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America’s first recreational pot licenses issued in Colorado

Colorado made history on Monday, becoming the first state in the US to issue hundreds of licenses for recreational marijuana businesses.

Colorado’s Marijuana Enforcement Division approved 348 licenses:  136 to pot shops, 31 to marijuana-infused products companies, 178  to growing facilities, and three to marijuana-testing  laboratories. All businesses had to apply by the end of October  in order to receive their licenses by New Year’s Eve and begin  operating on January 1. As RT reported earlier, Colorado and Washington  became the first states to legalize the recreational use of  marijuana after voters approved the measures in referendums.

“Colorado will be the first state to have a legal marijuana  market for adults,” Mason Tvert, a spokesman for the  Marijuana Policy Project and one of the leaders of Colorado’s  legalization push, told the Denver Post. “We expect it to set  an example for other states.”

Marijuana in Colorado will be given a 15 percent excise tax and a  10 percent sales tax. Authorities expect these taxes to add  roughly $70 million to the state budget. The first $40 million  has already been set aside for school projects.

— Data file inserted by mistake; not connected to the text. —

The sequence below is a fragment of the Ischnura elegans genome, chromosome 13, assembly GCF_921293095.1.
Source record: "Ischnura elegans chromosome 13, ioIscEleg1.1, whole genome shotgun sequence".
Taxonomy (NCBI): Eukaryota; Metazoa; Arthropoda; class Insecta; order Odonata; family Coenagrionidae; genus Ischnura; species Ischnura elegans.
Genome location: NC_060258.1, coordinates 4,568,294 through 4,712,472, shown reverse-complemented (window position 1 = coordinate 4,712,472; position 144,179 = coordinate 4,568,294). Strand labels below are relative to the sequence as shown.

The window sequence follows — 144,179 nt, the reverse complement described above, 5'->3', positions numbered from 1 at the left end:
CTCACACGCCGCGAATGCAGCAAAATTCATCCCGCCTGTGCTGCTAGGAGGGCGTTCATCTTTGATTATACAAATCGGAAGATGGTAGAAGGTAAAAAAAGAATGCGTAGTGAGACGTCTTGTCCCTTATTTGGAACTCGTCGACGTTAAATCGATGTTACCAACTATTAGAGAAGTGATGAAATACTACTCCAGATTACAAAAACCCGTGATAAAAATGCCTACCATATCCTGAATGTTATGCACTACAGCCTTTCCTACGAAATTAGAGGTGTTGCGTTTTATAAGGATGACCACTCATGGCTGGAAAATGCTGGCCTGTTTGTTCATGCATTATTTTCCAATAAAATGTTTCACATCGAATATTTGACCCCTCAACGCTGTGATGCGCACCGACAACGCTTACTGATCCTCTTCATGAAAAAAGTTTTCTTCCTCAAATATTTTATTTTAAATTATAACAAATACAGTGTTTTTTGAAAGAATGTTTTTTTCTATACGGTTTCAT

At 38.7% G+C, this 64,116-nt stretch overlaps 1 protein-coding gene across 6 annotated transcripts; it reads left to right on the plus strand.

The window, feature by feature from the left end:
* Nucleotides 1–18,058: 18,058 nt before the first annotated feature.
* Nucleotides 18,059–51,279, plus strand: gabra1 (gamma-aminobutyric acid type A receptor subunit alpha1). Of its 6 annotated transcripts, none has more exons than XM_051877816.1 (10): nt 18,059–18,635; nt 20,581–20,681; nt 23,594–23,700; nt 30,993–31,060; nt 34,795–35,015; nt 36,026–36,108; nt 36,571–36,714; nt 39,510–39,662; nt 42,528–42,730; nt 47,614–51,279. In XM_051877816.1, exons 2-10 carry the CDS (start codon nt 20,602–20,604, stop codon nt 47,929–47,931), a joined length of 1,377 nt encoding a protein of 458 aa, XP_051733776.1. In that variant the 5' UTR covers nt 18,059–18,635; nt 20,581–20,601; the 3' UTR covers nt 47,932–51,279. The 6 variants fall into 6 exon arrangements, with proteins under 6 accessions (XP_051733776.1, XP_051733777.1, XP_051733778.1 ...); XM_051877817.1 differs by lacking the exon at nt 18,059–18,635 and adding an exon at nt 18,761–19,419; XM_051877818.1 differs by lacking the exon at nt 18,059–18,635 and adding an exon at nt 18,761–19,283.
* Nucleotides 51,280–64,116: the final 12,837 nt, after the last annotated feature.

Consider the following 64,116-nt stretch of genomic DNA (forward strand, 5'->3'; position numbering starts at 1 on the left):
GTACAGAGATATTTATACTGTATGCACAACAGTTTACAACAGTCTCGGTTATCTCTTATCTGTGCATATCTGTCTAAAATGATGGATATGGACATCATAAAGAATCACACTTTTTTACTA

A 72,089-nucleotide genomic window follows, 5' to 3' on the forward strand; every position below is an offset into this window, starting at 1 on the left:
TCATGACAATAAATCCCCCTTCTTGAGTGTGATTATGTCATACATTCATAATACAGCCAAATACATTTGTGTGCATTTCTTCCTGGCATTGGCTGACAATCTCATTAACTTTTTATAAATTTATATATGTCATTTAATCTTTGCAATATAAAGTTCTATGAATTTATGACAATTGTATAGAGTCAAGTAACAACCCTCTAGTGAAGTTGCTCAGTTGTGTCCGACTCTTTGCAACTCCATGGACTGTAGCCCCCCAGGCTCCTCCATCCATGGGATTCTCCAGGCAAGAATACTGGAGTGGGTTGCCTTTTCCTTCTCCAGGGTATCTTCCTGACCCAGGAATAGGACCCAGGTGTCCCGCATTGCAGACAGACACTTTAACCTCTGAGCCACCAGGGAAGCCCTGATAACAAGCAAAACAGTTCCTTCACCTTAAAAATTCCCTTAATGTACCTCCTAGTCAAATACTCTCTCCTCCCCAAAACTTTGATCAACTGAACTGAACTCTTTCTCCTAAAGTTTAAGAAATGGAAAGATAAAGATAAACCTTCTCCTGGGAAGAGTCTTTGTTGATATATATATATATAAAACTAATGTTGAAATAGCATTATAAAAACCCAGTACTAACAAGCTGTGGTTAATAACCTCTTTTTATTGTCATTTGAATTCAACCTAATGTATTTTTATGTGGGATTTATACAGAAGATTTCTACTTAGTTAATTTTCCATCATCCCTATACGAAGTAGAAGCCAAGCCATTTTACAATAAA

“We are grateful voters approved funding that will allow for  a strong regulatory environment, just like liquor is  regulated,” Gov. John Hickenlooper (D) told Reuters after  voters approved the regulations suggested by state authorities.  The governor originally opposed legalizing marijuana, but has  come out in support of the tax proposal.

“We will do everything in our power to make sure kids don’t  smoke pot and that we don’t have people driving who are high.  This ballot measure gives Colorado the ability to regulate  marijuana properly,” he added in a statement.

Although 348 licenses were issued, not all of the businesses will  begin operations on January 1. In addition to state approval,  marijuana-related facilities must also obtain permission from  local jurisdictions. According to the Denver Post, only eight  stores in the state’s capital are ready to open their doors to  customers on the first day of 2014. Ninety-four others which have  been approved by the state are still in the process of clearing  hurdles in the local licensing process. In Denver, for example,  marijuana-related businesses must go through a public hearing and  five city inspections in order to obtain a city license.



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